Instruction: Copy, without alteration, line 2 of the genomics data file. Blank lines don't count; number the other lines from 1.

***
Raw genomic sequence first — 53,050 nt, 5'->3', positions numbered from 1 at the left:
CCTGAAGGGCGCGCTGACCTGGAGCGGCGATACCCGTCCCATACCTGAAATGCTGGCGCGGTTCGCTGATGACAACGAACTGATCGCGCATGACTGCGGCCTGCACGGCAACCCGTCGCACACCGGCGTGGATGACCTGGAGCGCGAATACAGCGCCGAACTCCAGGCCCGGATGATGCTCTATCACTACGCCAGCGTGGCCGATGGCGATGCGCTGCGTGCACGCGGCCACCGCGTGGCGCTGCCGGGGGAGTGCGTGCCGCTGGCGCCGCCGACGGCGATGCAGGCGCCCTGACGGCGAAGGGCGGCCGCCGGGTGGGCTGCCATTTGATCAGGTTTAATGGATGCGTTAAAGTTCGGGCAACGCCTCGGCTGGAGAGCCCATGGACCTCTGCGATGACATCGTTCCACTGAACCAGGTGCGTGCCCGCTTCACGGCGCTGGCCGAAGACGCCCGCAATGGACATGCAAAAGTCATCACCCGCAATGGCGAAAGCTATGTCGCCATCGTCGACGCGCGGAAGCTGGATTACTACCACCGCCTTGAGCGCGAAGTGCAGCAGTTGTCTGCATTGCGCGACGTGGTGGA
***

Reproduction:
CCTGAAGGGCGCGCTGACCTGGAGCGGCGATACCCGTCCCATACCTGAAATGCTGGCGCGGTTCGCTGATGACAACGAACTGATCGCGCATGACTGCGGCCTGCACGGCAACCCGTCGCACACCGGCGTGGATGACCTGGAGCGCGAATACAGCGCCGAACTCCAGGCCCGGATGATGCTCTATCACTACGCCAGCGTGGCCGATGGCGATGCGCTGCGTGCACGCGGCCACCGCGTGGCGCTGCCGGGGGAGTGCGTGCCGCTGGCGCCGCCGACGGCGATGCAGGCGCCCTGACGGCGAAGGGCGGCCGCCGGGTGGGCTGCCATTTGATCAGGTTTAATGGATGCGTTAAAGTTCGGGCAACGCCTCGGCTGGAGAGCCCATGGACCTCTGCGATGACATCGTTCCACTGAACCAGGTGCGTGCCCGCTTCACGGCGCTGGCCGAAGACGCCCGCAATGGACATGCAAAAGTCATCACCCGCAATGGCGAAAGCTATGTCGCCATCGTCGACGCGCGGAAGCTGGATTACTACCACCGCCTTGAGCGCGAAGTGCAGCAGTTGTCTGCATTGCGCGACGTGGTGGA